Wednesday, January 7, 2009

Weak Ties Mean Strength

Today's Wall Street Journal, Julia Angwin discusses the Art of Making Online Friends, highlighting the importance of weak ties in online social networks. Ed Callahan of Coherent Sales Consulting, who I know through networking and who has been on several Social Media panels with me, posted a link to this article in a LinkedIn group discussion.

"Weak ties" is an important concept to keep in mind when building up your network:

On a social network, you build up what is known in sociology circles as your "weak ties." It turns out that people can often get jobs and spouses through people to whom they have weak ties -- meaning acquaintances rather than their best friends.

"Your weak ties are your windows on the world," Stanford professor Mark Granovetter is quoted as saying in the WSJ article. Granovetter first discussed the concept in a seminal 1973 paper. He says he accepts online friend requests "if I know the person, whether I like them or not."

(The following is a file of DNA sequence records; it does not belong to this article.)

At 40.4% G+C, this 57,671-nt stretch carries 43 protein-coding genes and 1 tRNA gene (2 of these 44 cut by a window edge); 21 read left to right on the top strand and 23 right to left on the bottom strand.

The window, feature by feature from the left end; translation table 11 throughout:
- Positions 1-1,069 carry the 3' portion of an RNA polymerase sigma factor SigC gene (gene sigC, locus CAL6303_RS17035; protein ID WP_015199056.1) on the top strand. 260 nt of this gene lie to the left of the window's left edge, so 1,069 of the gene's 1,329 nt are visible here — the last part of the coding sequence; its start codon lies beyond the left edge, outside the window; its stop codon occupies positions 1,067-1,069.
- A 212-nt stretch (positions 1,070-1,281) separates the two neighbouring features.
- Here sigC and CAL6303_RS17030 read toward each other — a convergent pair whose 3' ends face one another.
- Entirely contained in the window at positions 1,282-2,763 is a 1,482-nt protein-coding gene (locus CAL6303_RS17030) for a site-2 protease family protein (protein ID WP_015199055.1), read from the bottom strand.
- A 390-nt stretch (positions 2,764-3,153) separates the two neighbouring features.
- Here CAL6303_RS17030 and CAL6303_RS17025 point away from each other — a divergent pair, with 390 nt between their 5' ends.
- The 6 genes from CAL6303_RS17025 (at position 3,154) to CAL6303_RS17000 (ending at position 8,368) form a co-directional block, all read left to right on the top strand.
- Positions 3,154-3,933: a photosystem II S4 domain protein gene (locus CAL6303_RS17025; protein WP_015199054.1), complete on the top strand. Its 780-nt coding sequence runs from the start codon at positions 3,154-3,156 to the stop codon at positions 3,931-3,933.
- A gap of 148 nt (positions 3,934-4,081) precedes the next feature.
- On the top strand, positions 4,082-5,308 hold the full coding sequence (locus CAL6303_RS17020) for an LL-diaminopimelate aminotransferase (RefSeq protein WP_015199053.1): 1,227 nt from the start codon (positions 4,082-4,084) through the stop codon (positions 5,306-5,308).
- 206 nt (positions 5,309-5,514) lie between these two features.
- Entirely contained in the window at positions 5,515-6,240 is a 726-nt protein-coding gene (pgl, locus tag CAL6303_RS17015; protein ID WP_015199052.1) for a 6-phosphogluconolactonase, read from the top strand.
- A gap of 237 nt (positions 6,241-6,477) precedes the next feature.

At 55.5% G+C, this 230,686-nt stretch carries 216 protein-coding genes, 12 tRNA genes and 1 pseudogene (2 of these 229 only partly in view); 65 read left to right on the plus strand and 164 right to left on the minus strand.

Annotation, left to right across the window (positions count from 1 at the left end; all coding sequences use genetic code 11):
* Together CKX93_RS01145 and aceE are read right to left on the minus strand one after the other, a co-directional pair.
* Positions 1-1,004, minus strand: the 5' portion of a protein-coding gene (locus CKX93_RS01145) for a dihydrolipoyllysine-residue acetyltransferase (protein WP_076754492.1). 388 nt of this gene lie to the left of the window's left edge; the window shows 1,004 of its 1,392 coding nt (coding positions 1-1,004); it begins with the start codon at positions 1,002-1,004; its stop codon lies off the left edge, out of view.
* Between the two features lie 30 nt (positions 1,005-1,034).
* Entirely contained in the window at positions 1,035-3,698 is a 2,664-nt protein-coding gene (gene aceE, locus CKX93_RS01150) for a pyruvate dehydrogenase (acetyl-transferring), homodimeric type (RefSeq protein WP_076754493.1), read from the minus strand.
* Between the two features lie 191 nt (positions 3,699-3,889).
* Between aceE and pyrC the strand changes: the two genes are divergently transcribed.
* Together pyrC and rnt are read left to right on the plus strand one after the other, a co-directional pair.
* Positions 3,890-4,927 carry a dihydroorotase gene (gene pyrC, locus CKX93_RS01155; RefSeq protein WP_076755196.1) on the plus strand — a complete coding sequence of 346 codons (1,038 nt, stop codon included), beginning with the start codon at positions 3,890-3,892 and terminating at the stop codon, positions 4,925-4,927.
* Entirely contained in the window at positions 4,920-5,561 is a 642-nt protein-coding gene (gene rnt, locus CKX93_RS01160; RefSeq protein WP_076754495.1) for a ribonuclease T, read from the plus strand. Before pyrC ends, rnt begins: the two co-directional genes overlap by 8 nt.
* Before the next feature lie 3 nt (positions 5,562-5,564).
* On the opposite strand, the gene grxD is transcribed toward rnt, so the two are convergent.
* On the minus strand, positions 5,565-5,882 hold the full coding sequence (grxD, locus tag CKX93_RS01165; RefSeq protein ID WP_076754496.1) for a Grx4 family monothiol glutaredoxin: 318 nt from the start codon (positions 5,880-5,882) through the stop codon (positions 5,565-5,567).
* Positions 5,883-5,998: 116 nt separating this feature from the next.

I'm not quite so liberal with my own online network, nor is Ed Callahan, who famously has a policy of not accepting a friend request unless he has spoken to a person for at least a half hour. Still, as I wrote in a previous post about weak ties, Don't Underestimate the Strength of Weak Ties, diversity is the key to a strong and effective network. Lots of different ideas and perspectives blending together to form something new and unexpected.


Anonymous said...

Oliver While i agree you should not underestimate the value of "weak ties" the goal should always be for "champions". Champions believe in you enough to introduce you in at the highest level with limited or no competitive interference. See -

Oliver Picher said...

Rick, thanks for your comment. I agree that champions are essential, though champions don't necessarily have to be a direct, strong connection to you.

As an example, a recent new client came to me through a chain of "strong connections" -- I had a strong tie to someone who had a strong tie to someone who had a strong tie to someone who needed some advanced content developed for a web site. I, personally, had a strong tie only to the first person in my chain, though I had weak ties to the other two. My champion was a weak tie for me.